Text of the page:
Useful data were obtained from 14 adult squirrel monkeys of either sex, weighing 500-950 g. Animals were treated in accordance with the guidelines of the National Institutes of Health as stated in the Guide for the Care and Use of Laboratory Animals (DHEW Publication NIH85-23 1985) and with European Union directive 86/609 (Presidential Decree 160/1991). The methods employed have been extensively described before (Moschovakis et al. 1988, 1991a,b; Scudder et al. 1996a,b). Briefly, the animals were prepared for recording under sterile conditions and pentobarbital anesthesia (15 mg/kg). A stainless steel bolt was cemented on the occipital bone for head fixation, and preformed search coils, made of teflon-insulated stainless steel wire (Cooner), were sutured on the sclera of one or both eyes. In a second surgery 2 wk later, a parietal craniotomy was performed, and part of the cortex was aspirated to place a plastic chamber over the exposed left superior colliculus. The animals were alert and fully active within hours after surgery and showed no obvious neurological deficits.
Two days after surgery animals were placed in a primate chair with their heads fixed. Otherwise, they were free to move their body and limbs and appeared comfortable during the recording sessions. Glass micropipettes filled with either a 10% solution of horseradish peroxidase or a 5% solution of biocytin in 0.5 M KCl and 100 mM tris(hydroxymethyl)aminomethane buffer (pH = 7.4), and beveled to ) were inserted into the brain stem through the superior colliculus, and advanced toward the posterior commissure. Axon penetration was signaled by a 30- to 80-mV DC shift and the presence of 5- to 50-mV action potentials. We used the eye-coil method (Robinson 1963) to record the instantaneous position of the eyes with a resolution of 0.5°. Eye position was digitized on-line at a sampling rate of 2 ms, and the time between action potentials was measured with 100-µs resolution using the Spike2 software (Cambridge Electronics Design) running on a personal computer. Eye velocity was calculated off-line through software differentiation.
Digitized data were analyzed off-line. To evaluate the relationship between firing rate and eye position, we marked the beginning and the end of segments during which the eyes were fairly stationary (peak eye velocities = " src="http://jn.physiology.org/math/12pt/normal/ge.gif" align="baseline" />200 ms long and did not include pre- and postsaccadic intervals. The computer stored the horizontal and vertical eye position at the beginning (H1 and V1) and at the end (H2 and V2) of the segment, the mean horizontal [H = (H1 + H2)/2] and vertical [V = (V1 + V2)/2] eye position as well as the intervals between all spikes within the segment. An estimate of the regularity of neuronal discharge was obtained from the coefficient of variation (CV = SD/mean) of interspike intervals for spikes emitted while the eyes were at or close to the primary position (within 2°).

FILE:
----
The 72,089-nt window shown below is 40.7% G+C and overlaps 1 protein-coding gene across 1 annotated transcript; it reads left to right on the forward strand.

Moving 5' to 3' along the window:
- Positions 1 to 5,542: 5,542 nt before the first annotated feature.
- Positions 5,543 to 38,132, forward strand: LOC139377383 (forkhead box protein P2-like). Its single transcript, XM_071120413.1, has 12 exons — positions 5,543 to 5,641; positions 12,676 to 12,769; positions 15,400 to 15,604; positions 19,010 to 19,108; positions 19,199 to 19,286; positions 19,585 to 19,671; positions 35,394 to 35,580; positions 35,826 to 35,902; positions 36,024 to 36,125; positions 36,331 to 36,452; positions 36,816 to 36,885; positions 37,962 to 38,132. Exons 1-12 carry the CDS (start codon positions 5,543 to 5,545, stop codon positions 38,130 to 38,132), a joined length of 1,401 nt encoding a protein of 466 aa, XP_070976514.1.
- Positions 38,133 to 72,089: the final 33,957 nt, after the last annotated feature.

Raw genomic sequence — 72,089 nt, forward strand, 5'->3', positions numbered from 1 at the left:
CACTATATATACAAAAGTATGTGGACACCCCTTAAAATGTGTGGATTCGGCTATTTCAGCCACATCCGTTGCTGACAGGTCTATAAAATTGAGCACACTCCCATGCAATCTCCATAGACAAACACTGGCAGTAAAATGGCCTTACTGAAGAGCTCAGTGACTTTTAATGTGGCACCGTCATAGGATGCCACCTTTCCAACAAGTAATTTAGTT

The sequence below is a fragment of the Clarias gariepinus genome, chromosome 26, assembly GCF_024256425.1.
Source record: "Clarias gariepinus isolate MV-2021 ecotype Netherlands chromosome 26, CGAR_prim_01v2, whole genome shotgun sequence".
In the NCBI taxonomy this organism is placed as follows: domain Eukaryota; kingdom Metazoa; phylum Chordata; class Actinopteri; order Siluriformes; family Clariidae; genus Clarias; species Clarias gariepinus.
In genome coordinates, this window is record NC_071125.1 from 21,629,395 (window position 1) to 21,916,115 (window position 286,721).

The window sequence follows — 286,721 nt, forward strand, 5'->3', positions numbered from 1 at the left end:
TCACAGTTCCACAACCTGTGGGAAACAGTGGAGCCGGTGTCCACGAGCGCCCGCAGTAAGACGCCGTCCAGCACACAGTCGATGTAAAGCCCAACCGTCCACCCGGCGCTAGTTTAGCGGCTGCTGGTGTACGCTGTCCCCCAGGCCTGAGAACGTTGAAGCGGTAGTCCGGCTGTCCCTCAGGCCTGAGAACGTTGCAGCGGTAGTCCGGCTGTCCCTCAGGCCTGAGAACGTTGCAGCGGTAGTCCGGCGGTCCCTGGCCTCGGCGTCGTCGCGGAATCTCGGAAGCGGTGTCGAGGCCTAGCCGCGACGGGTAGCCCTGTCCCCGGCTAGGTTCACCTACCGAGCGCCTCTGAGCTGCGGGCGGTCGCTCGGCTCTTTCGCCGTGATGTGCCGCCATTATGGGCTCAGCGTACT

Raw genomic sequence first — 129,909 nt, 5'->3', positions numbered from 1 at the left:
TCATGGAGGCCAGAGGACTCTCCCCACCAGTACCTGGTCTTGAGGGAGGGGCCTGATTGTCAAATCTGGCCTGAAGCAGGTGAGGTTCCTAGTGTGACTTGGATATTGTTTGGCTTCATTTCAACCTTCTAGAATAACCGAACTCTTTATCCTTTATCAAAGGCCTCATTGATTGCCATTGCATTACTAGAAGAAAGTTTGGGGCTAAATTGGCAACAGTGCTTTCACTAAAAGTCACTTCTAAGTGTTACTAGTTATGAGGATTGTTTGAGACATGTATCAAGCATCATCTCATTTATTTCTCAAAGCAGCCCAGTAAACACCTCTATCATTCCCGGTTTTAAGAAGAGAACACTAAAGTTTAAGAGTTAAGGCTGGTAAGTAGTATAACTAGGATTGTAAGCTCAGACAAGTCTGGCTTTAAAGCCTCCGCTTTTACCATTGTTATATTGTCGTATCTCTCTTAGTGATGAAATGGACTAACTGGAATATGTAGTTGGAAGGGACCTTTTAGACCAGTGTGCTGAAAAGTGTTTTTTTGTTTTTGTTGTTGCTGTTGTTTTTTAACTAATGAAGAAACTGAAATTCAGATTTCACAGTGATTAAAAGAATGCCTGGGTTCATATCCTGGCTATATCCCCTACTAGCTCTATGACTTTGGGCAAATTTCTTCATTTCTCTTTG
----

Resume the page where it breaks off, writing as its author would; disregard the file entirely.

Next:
To evaluate the relationship between parameters of the bursts of NIC fibers and parameters of saccades, we first marked the beginning and the end of saccades and the beginning and the end of related bursts. The computer then stored values for the following variables: saccade latency (Lat), saccade duration (Sd), burst duration (Bd), horizontal (H) and vertical (V) eye displacement, horizontal (m) and vertical (m) peak eye velocity, peak firing rate (Fm), and the number-of-spikes in the burst (Nb). Linear regressions between parameters of discharge and parameters of the movement included those between Nb and V (H), between Fm and m (m), and between Sd and Bd. To estimate the relationship between the firing rate of NIC fibers and the mean eye velocity during smooth-pursuit eye movements, we used a procedure previously employed by Skavenski and Robinson (1973). Briefly, we selected segments during which the monkey pursued smoothly an object of interest. For most neurons, we found several segments during which the eyes moved at average velocities up to ±60°/s. In these segments, we marked six interspike intervals symmetrically bracketing a certain eye position. The computer then stored the horizontal and vertical eye position that corresponded to the first (H1 and V1) and to the last (H2 and V2) spike, the mean horizontal [(H1 + H2)/2] and vertical [(V1 + V2)/2] eye position, the time of occurrence of the first (t1) and of the last (t2) spike, and the intervals between all seven spikes in the series. The average vertical (horizontal) eye velocity during such segments then was estimated as the ratio (V2 V1)/(t2 t1) [(H2 H1)/(t2 t1)]. To estimate the average frequency of a neuron's discharge associated with vertical (horizontal) eye velocity, we subtracted the firing rate attributed to the mean vertical (horizontal) eye position during the same segment (from the rate-position curve that had been established previously for the same fiber).